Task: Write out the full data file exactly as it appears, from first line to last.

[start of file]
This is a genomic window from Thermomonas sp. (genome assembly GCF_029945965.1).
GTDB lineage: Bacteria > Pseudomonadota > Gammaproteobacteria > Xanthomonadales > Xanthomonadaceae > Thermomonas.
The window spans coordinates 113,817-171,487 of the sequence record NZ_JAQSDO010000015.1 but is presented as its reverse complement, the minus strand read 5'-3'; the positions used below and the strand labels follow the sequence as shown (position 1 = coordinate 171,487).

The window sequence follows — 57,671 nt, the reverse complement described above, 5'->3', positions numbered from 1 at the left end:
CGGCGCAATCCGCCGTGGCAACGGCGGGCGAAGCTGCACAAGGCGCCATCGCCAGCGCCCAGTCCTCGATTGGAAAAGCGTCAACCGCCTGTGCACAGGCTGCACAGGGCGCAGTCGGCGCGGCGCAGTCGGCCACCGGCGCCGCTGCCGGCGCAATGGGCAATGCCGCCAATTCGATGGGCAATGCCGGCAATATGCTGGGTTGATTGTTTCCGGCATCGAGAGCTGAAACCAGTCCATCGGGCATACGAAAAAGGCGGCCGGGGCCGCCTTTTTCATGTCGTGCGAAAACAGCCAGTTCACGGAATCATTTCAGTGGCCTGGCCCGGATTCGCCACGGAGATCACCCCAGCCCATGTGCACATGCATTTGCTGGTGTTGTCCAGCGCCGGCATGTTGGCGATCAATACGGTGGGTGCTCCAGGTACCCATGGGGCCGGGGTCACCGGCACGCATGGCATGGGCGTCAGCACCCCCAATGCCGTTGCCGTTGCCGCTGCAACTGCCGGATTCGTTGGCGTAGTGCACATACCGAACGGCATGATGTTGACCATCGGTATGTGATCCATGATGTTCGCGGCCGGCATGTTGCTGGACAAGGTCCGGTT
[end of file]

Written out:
This is a genomic window from Thermomonas sp. (genome assembly GCF_029945965.1).
GTDB lineage: Bacteria > Pseudomonadota > Gammaproteobacteria > Xanthomonadales > Xanthomonadaceae > Thermomonas.
The window spans coordinates 113,817-171,487 of the sequence record NZ_JAQSDO010000015.1 but is presented as its reverse complement, the minus strand read 5'-3'; the positions used below and the strand labels follow the sequence as shown (position 1 = coordinate 171,487).

The window sequence follows — 57,671 nt, the reverse complement described above, 5'->3', positions numbered from 1 at the left end:
CGGCGCAATCCGCCGTGGCAACGGCGGGCGAAGCTGCACAAGGCGCCATCGCCAGCGCCCAGTCCTCGATTGGAAAAGCGTCAACCGCCTGTGCACAGGCTGCACAGGGCGCAGTCGGCGCGGCGCAGTCGGCCACCGGCGCCGCTGCCGGCGCAATGGGCAATGCCGCCAATTCGATGGGCAATGCCGGCAATATGCTGGGTTGATTGTTTCCGGCATCGAGAGCTGAAACCAGTCCATCGGGCATACGAAAAAGGCGGCCGGGGCCGCCTTTTTCATGTCGTGCGAAAACAGCCAGTTCACGGAATCATTTCAGTGGCCTGGCCCGGATTCGCCACGGAGATCACCCCAGCCCATGTGCACATGCATTTGCTGGTGTTGTCCAGCGCCGGCATGTTGGCGATCAATACGGTGGGTGCTCCAGGTACCCATGGGGCCGGGGTCACCGGCACGCATGGCATGGGCGTCAGCACCCCCAATGCCGTTGCCGTTGCCGCTGCAACTGCCGGATTCGTTGGCGTAGTGCACATACCGAACGGCATGATGTTGACCATCGGTATGTGATCCATGATGTTCGCGGCCGGCATGTTGCTGGACAAGGTCCGGTT